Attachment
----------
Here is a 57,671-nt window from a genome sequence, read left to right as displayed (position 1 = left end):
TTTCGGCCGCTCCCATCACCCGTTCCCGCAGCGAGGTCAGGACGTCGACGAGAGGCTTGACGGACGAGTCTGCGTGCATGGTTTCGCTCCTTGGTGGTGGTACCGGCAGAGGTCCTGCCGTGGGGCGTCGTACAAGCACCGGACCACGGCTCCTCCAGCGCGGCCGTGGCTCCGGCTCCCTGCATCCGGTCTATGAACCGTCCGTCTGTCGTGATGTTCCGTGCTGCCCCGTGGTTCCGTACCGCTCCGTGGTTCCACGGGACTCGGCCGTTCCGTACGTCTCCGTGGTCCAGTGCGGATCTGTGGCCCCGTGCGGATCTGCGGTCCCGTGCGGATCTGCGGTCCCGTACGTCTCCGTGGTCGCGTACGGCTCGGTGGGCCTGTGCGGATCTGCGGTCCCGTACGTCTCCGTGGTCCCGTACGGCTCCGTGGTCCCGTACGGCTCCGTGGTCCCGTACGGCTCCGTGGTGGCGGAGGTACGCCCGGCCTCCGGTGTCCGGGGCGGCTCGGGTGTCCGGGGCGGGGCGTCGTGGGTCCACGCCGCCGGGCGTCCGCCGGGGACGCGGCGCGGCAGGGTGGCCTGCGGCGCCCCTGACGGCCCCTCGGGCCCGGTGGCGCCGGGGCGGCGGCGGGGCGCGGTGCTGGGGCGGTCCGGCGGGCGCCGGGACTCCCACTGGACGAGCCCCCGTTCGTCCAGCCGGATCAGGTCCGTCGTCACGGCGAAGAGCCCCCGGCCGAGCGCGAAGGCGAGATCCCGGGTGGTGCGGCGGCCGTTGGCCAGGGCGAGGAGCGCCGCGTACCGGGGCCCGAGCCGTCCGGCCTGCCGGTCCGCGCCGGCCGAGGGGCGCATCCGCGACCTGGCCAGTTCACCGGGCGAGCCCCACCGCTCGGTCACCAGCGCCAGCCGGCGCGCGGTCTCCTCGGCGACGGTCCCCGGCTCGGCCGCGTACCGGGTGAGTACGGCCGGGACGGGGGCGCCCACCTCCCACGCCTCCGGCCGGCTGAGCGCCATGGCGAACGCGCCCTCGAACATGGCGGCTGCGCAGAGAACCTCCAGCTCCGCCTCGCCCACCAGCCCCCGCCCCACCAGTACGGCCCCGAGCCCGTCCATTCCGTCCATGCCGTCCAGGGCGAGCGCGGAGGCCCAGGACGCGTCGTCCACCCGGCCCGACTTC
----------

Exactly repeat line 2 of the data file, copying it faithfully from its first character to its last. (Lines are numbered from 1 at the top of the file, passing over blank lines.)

TTTCGGCCGCTCCCATCACCCGTTCCCGCAGCGAGGTCAGGACGTCGACGAGAGGCTTGACGGACGAGTCTGCGTGCATGGTTTCGCTCCTTGGTGGTGGTACCGGCAGAGGTCCTGCCGTGGGGCGTCGTACAAGCACCGGACCACGGCTCCTCCAGCGCGGCCGTGGCTCCGGCTCCCTGCATCCGGTCTATGAACCGTCCGTCTGTCGTGATGTTCCGTGCTGCCCCGTGGTTCCGTACCGCTCCGTGGTTCCACGGGACTCGGCCGTTCCGTACGTCTCCGTGGTCCAGTGCGGATCTGTGGCCCCGTGCGGATCTGCGGTCCCGTGCGGATCTGCGGTCCCGTACGTCTCCGTGGTCGCGTACGGCTCGGTGGGCCTGTGCGGATCTGCGGTCCCGTACGTCTCCGTGGTCCCGTACGGCTCCGTGGTCCCGTACGGCTCCGTGGTCCCGTACGGCTCCGTGGTGGCGGAGGTACGCCCGGCCTCCGGTGTCCGGGGCGGCTCGGGTGTCCGGGGCGGGGCGTCGTGGGTCCACGCCGCCGGGCGTCCGCCGGGGACGCGGCGCGGCAGGGTGGCCTGCGGCGCCCCTGACGGCCCCTCGGGCCCGGTGGCGCCGGGGCGGCGGCGGGGCGCGGTGCTGGGGCGGTCCGGCGGGCGCCGGGACTCCCACTGGACGAGCCCCCGTTCGTCCAGCCGGATCAGGTCCGTCGTCACGGCGAAGAGCCCCCGGCCGAGCGCGAAGGCGAGATCCCGGGTGGTGCGGCGGCCGTTGGCCAGGGCGAGGAGCGCCGCGTACCGGGGCCCGAGCCGTCCGGCCTGCCGGTCCGCGCCGGCCGAGGGGCGCATCCGCGACCTGGCCAGTTCACCGGGCGAGCCCCACCGCTCGGTCACCAGCGCCAGCCGGCGCGCGGTCTCCTCGGCGACGGTCCCCGGCTCGGCCGCGTACCGGGTGAGTACGGCCGGGACGGGGGCGCCCACCTCCCACGCCTCCGGCCGGCTGAGCGCCATGGCGAACGCGCCCTCGAACATGGCGGCTGCGCAGAGAACCTCCAGCTCCGCCTCGCCCACCAGCCCCCGCCCCACCAGTACGGCCCCGAGCCCGTCCATTCCGTCCATGCCGTCCAGGGCGAGCGCGGAGGCCCAGGACGCGTCGTCCACCCGGCCCGACTTC